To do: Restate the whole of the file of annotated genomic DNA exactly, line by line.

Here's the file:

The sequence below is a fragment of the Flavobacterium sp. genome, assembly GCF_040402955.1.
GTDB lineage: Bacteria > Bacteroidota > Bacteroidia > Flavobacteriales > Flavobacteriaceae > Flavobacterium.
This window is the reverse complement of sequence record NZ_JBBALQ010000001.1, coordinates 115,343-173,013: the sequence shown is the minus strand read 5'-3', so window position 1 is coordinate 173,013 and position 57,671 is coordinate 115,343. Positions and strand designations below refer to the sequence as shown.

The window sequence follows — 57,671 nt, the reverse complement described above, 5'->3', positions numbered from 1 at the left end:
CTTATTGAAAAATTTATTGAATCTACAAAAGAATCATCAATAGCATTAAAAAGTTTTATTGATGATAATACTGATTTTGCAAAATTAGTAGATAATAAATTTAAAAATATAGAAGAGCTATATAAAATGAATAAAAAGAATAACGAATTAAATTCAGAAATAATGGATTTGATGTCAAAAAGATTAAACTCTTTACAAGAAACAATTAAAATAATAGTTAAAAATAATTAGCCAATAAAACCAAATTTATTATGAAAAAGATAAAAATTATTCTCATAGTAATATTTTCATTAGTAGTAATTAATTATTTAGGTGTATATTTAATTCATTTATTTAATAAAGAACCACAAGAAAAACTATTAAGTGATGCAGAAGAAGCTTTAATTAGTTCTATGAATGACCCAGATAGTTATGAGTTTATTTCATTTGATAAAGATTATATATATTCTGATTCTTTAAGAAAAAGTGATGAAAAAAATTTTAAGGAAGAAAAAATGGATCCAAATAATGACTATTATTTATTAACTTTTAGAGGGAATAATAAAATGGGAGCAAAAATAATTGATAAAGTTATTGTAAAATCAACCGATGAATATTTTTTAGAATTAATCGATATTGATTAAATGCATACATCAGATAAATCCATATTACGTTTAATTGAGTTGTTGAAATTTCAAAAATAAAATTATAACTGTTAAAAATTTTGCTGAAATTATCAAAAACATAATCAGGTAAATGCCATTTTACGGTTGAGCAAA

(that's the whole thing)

The sequence below is a fragment of the Flavobacterium sp. genome, assembly GCF_040402955.1.
GTDB lineage: Bacteria > Bacteroidota > Bacteroidia > Flavobacteriales > Flavobacteriaceae > Flavobacterium.
This window is the reverse complement of sequence record NZ_JBBALQ010000001.1, coordinates 115,343-173,013: the sequence shown is the minus strand read 5'-3', so window position 1 is coordinate 173,013 and position 57,671 is coordinate 115,343. Positions and strand designations below refer to the sequence as shown.

The window sequence follows — 57,671 nt, the reverse complement described above, 5'->3', positions numbered from 1 at the left end:
CTTATTGAAAAATTTATTGAATCTACAAAAGAATCATCAATAGCATTAAAAAGTTTTATTGATGATAATACTGATTTTGCAAAATTAGTAGATAATAAATTTAAAAATATAGAAGAGCTATATAAAATGAATAAAAAGAATAACGAATTAAATTCAGAAATAATGGATTTGATGTCAAAAAGATTAAACTCTTTACAAGAAACAATTAAAATAATAGTTAAAAATAATTAGCCAATAAAACCAAATTTATTATGAAAAAGATAAAAATTATTCTCATAGTAATATTTTCATTAGTAGTAATTAATTATTTAGGTGTATATTTAATTCATTTATTTAATAAAGAACCACAAGAAAAACTATTAAGTGATGCAGAAGAAGCTTTAATTAGTTCTATGAATGACCCAGATAGTTATGAGTTTATTTCATTTGATAAAGATTATATATATTCTGATTCTTTAAGAAAAAGTGATGAAAAAAATTTTAAGGAAGAAAAAATGGATCCAAATAATGACTATTATTTATTAACTTTTAGAGGGAATAATAAAATGGGAGCAAAAATAATTGATAAAGTTATTGTAAAATCAACCGATGAATATTTTTTAGAATTAATCGATATTGATTAAATGCATACATCAGATAAATCCATATTACGTTTAATTGAGTTGTTGAAATTTCAAAAATAAAATTATAACTGTTAAAAATTTTGCTGAAATTATCAAAAACATAATCAGGTAAATGCCATTTTACGGTTGAGCAAA